So, who is going to win? That’s a difficult question to answer. In my view the winner will be the one who is best able to respond to the electoral changes and challenges of the last six years. The changes include:
2020 is a Presidential Election Year. Presidential election years always drive up turnout. In 2014, neither Thom Tillis nor Kay Hagan received a plurality of votes. Tillis won the seat by besting Hagan by a mere 46,000 votes out of 2.9 million votes cast. Less than 45 percent (44.3 percent) of the electorate turned out to vote. Turnout will be much higher in 2020. According to the North Carolina State Board of Elections, as of October 29, about 54 percent of the electorate has already voted either by mail or in-person early voting.
Another key difference between 2014 and 2020 is the lack of a viable third-party candidate. Libertarian candidate Sean Haugh captured 109,000 votes (3.74 percent) and was widely considered to have taken votes from Tillis in 2014. Again, Tillis’s margin of victory was only about 46,000 votes. The expected larger turnout and greater focus on the two major candidates will only serve to magnify their messages as well as their strengths and weaknesses.
The Electorate Is Different. In 2020, North Carolina has almost 700,000 more registered voters than it did in 2014. Not only are there more voters, but the composition of voters is different than it was in 2014. Since 2014, Democrats have lost 160,000 registrants, Republicans have added 195,000 and unaffiliated voters have added about 617,000 to their ranks. Over the same time, the percentage of registered Democrats declined from 43.4 percent to 38.6 percent in 2020. The percentage of Republicans also declined, falling from 34.5 percent in 2014 to 31.2 percent in 2020. Both changes were driven by increases in the percentage of unaffiliated voters, which increased from 21.7 percent (2014) to 29.6 percent in 2020.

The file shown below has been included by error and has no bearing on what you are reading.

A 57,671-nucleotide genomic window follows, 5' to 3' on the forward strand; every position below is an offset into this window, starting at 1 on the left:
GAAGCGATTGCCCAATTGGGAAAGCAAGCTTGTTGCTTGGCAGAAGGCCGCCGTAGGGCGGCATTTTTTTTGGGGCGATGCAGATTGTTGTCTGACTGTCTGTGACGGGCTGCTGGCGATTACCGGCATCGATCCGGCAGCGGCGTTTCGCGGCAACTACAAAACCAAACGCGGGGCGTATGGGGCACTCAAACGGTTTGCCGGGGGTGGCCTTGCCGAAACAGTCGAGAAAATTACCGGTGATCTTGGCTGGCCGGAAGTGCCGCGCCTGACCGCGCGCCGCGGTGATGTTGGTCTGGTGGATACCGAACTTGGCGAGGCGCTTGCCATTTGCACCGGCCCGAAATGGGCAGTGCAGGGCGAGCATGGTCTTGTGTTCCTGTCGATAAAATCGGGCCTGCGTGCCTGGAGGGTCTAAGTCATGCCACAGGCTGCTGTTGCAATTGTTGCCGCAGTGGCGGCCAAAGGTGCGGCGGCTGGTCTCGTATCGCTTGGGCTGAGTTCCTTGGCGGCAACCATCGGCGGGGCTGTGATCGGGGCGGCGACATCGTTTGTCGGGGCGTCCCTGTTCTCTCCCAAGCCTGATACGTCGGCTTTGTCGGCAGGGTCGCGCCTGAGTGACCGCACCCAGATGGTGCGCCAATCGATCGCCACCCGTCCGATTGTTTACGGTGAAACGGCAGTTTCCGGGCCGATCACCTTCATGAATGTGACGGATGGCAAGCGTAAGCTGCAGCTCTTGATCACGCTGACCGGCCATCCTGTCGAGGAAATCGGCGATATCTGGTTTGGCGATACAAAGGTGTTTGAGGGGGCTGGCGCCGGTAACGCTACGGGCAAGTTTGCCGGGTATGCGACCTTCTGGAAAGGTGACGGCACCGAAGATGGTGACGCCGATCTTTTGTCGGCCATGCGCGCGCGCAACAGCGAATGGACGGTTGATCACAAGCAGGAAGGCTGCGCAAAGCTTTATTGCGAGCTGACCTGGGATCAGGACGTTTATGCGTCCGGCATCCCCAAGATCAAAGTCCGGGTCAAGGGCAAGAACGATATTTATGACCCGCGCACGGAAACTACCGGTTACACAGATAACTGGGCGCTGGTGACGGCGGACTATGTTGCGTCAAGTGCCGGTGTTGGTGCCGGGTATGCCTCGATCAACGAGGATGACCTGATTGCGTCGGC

In my view, the steady growth of unaffiliated voters – and how candidates respond to them – will be the single biggest factor in determining the outcome of the race. In 2014, Tillis won 49.3 percent of unaffiliateds to Hagan’s 41.6 percent. Cross tabs from the recent Civitas Poll show Tillis receiving support from about 41 percent of unaffiliateds while Cunningham receives 44.7 percent, with 9 percent still undecided. Those numbers could prove troubling for Tillis.
Politicians and pollsters try to manage these variables to their advantage and some factors are largely outside of their control. The turnout of Trump voters surprised many pollsters in 2016 and prompted a lot of head scratching. Will a Trump turnout aid Tillis and other down ballot Republican candidates? A lot of pundits are anxious to find out. A second similar turnout might also help to upend the polling industry.
We’ll know the answer to the Tillis-Cunningham question next week – and we’ll feel the ramifications of that election for years to come.